The US Chamber of Commerce led the group, including 21 states, in arguing that the administration’s move announced in May exceeded its authority, would sharply raise labor costs for businesses and end up harming workers themselves.
The government “went too far in the new overtime regulation,” Randy Johnson, senior vice president at the US Chamber of Commerce, said in a statement.
“We have heard from our members, small businesses, nonprofits, and other employers that the salary threshold is going to result in significant new labor costs and cause many disruptions in how work gets done,” he said.
President Barack Obama and the Department of Labor announced in May that US businesses will have to begin paying overtime benefits to 4.2 million workers called managers but compelled to work long hours for relatively low wages.
Under existing law, so-called “white-collar” workers in positions labeled executive, administrative or professional were exempted from overtime rules that applied to “blue-collar” jobs with hourly wages.
However, the growth of the services industry to dominance in the US economy has put millions in often low-paid jobs classified as “white-collar,” “professional” and “managerial” without rights to extra pay for work weeks of 50 to 60 hours.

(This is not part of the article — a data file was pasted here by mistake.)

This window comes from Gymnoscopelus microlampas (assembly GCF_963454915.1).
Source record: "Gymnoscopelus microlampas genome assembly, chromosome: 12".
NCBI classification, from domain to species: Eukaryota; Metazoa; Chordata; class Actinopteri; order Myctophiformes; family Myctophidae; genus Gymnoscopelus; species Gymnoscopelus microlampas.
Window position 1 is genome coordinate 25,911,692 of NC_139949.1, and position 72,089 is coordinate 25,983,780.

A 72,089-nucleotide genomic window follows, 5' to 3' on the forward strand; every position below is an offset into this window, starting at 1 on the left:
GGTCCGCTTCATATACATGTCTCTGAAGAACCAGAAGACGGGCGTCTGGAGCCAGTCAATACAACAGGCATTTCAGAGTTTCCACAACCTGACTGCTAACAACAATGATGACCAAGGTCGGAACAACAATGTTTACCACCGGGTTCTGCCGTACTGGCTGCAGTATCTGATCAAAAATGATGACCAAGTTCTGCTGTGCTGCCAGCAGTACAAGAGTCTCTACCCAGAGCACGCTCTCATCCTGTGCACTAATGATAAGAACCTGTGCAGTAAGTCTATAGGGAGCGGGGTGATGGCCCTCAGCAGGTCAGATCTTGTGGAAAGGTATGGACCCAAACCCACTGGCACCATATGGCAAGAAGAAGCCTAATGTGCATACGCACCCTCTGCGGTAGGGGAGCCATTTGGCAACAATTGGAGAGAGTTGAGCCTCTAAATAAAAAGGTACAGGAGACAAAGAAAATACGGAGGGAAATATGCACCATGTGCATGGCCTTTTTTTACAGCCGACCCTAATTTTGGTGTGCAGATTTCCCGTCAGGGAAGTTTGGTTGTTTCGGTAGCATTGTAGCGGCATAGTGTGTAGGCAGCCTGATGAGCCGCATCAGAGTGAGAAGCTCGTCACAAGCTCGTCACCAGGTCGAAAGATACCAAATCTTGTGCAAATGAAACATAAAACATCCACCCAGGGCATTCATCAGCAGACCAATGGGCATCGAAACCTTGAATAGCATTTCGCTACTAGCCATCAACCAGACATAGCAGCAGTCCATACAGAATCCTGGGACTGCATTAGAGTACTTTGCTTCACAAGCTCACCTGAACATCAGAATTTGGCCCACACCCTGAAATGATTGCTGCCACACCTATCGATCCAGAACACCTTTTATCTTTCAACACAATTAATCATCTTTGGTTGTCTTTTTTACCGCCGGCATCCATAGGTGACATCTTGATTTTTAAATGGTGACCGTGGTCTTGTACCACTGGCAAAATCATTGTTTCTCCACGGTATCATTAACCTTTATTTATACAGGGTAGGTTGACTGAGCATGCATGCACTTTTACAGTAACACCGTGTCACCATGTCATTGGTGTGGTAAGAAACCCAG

In the new rules, the Department of Labor doubled to $913 a week, or $47,500 a year, the pay threshold below which employees must be paid overtime after working 40 hours a week.
In two parallel lawsuits filed in the US district court in Sherman, Texas, the business groups and states challenged the Department of Labor’s power to remove the overtime exemption for white-collar jobs based on a salary measure.
The DOL rule “applies without regard to whether an employee is actually performing ‘bona fide executive, administrative, or professional’ duties,” both suits said.
Not only will the overtime move hurt businesses, they argued, but also force the reclassification of managerial jobs to hourly jobs in ways that will hurt workers’ career potential.
“The Labor Department’s extreme and reckless changes to the overtime rules will hobble the career paths of millions of Americans trying to climb the professional ladder,” said David French of the National Retail Federation, a party in the lawsuits.
US Labor Secretary Thomas Perez vowed the government would vigorously fight the lawsuits “to give more hardworking people a meaningful chance to get by.”
He slammed the erosion of the overtime rule in past decades as fewer people get rewarded for a long day’s work with fair pay.
In 1975, he said, 62 percent of full-time salaried workers had overtime protections based on their pay. Today only seven percent do.
“The same interests that have stood in the way of middle-class Americans getting paid when they work extra are continuing their obstructionist tactics,” he said.